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Study: Ads May Be Tempting Teens to Vape



Teens who have been exposed to electronic cigarette ads in the last 30 days are more likely to start vaping, according to a recent study by the Centers for Disease Control and Prevention (CDC), Engadget reports. "The unrestricted marketing of e-cigarettes and dramatic increases in their use by youth could reverse decades of progress in preventing tobacco use among youth," Brian King, deputy director at the CDC's smoking division, said in a statement. The data comes from the CDC's 2014 National Tobacco Survey that looked into the habits of more than 20,000 middle and high school students from across the country and found that the number of E-cigs users is increasing among teenagers. Along with their findings the CDC recommends “limiting e-cig sales to stores that only admit adults, ...

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CDC: 1 in 4 High School Students Use E-Cigarettes



A report from the Centers for Disease Control and Prevention (CDC) finds that, while the rate of cigarette smoking among U.S. teens did not increase, the use of e-cigarettes and other tobacco vaping products has been on the rise over the last four years, according to Mashable. "E-cigarettes are now the most commonly used tobacco product among youth, and use continues to climb," CDC Director Dr. Tom Frieden said in a release. "No form of youth tobacco use is safe. Nicotine is an addictive drug and use during adolescence may cause lasting harm to brain development." The CDC collected data from 20,000 middle and high school students between 2011-2015. The rate of high school students who reported using an e-cigarette at least once in the last month increased from 1.5% in 2011 to 16% in ...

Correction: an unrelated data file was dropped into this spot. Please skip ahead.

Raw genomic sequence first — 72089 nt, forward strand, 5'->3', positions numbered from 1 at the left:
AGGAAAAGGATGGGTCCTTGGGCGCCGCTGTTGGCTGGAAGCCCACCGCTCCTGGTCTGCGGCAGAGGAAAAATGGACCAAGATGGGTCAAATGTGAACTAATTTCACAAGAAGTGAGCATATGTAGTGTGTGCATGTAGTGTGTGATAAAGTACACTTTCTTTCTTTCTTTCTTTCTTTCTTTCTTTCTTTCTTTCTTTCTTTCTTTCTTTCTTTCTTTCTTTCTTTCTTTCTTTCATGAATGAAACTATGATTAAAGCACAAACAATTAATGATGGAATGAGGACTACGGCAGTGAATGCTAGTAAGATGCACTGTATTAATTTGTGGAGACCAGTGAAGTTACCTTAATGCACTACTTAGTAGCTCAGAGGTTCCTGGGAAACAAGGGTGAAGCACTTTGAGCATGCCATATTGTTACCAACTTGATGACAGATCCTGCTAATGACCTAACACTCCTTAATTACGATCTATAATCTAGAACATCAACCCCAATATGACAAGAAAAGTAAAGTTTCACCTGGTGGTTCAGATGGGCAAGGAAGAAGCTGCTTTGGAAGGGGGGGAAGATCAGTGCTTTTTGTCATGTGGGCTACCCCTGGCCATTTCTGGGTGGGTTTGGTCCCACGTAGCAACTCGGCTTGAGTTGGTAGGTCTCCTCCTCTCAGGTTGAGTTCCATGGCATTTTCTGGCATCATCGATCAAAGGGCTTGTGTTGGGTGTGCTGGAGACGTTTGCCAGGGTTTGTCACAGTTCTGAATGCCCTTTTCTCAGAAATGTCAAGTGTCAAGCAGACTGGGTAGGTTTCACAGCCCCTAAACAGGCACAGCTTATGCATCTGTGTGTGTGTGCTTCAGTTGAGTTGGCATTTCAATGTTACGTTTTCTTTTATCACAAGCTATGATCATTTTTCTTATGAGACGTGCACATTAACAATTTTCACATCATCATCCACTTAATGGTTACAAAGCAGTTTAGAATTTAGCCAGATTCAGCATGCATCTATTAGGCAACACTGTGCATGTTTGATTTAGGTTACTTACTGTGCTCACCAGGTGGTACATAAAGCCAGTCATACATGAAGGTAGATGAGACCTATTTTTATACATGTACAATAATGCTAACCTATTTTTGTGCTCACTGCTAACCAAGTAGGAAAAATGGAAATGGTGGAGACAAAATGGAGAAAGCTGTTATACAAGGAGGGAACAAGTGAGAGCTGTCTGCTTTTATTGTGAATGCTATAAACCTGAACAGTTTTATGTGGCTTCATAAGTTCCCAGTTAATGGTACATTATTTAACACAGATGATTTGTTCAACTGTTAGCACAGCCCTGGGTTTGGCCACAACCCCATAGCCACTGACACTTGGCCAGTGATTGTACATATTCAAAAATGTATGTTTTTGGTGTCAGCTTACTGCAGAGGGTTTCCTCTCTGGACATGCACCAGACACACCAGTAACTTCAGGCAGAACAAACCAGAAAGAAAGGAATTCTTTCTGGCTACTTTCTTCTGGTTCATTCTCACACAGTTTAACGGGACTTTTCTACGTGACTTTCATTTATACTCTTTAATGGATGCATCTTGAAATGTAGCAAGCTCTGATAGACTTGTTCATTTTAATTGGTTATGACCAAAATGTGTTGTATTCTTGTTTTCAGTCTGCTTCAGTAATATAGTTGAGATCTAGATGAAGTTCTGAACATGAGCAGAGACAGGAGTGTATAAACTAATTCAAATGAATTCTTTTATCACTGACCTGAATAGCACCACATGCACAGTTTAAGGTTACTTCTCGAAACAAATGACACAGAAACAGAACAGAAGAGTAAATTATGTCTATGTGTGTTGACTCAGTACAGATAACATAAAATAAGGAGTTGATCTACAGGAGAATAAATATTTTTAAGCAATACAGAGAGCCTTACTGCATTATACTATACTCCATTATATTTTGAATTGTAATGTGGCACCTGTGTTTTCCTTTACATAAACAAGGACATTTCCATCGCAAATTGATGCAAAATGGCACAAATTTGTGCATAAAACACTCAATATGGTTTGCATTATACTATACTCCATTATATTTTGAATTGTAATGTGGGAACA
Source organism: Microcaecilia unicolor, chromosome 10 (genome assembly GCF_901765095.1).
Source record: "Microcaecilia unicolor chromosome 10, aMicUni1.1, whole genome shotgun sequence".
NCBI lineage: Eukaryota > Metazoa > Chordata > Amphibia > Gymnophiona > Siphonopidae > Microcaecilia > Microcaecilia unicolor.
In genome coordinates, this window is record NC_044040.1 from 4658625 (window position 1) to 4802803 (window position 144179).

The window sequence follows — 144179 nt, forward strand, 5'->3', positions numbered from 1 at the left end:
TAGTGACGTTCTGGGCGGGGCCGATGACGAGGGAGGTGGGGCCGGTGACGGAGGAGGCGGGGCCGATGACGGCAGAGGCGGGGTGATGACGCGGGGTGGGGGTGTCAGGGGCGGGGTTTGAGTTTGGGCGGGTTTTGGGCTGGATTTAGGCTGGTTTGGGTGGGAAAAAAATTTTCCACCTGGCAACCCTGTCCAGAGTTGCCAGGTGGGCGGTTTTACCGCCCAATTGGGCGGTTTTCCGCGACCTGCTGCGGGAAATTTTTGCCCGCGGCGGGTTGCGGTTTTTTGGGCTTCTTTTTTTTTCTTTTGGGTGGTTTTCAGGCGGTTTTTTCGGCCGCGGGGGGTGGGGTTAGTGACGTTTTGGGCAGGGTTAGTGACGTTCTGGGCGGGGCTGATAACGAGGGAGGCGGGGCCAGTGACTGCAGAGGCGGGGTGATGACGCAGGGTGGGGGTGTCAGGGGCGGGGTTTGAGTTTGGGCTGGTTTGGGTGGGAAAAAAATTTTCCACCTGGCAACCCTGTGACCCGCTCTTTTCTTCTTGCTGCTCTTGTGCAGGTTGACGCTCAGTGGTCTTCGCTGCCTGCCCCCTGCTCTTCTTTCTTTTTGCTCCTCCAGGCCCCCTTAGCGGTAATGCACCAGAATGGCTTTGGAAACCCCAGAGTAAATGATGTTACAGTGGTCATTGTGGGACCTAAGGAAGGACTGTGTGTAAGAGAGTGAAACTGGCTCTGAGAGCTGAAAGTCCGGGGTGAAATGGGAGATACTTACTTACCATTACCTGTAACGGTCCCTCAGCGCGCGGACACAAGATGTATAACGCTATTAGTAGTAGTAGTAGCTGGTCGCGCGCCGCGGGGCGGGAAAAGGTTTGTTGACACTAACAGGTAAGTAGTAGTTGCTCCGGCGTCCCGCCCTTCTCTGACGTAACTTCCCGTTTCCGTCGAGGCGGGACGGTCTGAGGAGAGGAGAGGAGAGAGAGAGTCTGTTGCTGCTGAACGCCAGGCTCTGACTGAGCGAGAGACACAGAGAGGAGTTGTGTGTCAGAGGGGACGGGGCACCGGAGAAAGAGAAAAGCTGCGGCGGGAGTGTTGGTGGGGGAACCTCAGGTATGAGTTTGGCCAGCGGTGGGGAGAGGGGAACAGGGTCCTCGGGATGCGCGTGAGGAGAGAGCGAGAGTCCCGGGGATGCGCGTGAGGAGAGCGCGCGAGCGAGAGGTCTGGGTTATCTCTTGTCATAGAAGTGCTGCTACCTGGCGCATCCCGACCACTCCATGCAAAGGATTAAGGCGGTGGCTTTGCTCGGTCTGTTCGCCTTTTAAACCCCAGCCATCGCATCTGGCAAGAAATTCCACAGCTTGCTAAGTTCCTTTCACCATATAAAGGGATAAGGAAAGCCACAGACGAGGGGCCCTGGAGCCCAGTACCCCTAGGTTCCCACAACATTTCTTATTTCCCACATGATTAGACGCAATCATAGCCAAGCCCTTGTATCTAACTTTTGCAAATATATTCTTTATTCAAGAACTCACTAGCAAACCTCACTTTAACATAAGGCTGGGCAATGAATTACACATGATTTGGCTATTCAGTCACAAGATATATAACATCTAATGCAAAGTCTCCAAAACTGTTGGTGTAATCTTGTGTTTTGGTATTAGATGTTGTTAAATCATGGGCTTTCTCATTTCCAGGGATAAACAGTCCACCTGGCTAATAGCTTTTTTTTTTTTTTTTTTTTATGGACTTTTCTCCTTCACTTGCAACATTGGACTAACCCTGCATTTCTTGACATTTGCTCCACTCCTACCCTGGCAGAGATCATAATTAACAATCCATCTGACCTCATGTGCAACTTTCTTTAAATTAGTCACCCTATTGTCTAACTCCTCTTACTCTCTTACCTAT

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Why Oral Cancer Is a Silent Killer



SaludToday Guest Blogger Jefferson Dental Clinics What disease kills as many people a year as handgun violence? Oral cancer. This silent killer is responsible for 10,000 deaths a year, and half of those diagnosed with oral cancer this year will be not alive in five years—and Latino men are among the most at-risk groups. Why the grim prognosis? Oral cancer is often detected late, because many skip routine dental exams. “The unfortunate reality of oral cancer is that the death rate is particularly high, not because it is hard to diagnose, but because often the cancer is discovered late in its development,” said Leslie Renee Townsend, DDS, regional dental director for Jefferson Dental Clinics. “Screenings for early detection are very important,” Townsend said. “Too often ...

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#SaludTues Tweetchat 4/19/16: How to Solve Latino Health Disparities



April is National Minority Health Month and we’re excited to tweet about ways to prevent the greatest health disparities affecting Latinos across the U.S. today! The rising Latino population is creating an urgent need to tackle disparities in obesity, diabetes, and cancer. The estimated cost of health inequities is over $309 billion! Time to take action! WHAT: #SaludTues Tweetchat: “Taking Action to Address Latino Health Disparities TIME/DATE: Noon CST (1 p.m. EST) Tuesday, April 19, 2016 WHERE: On Twitter with hashtag #SaludTues HOST: @SaludToday CO-HOSTS: The National Institute on Minority Health and Health Disparities (@NIMHD), Kaiser Permanente (@kpvivabien) & 100 Million Healthier Lives (@100MLives) We’ll open the floor to your comments, stories and ...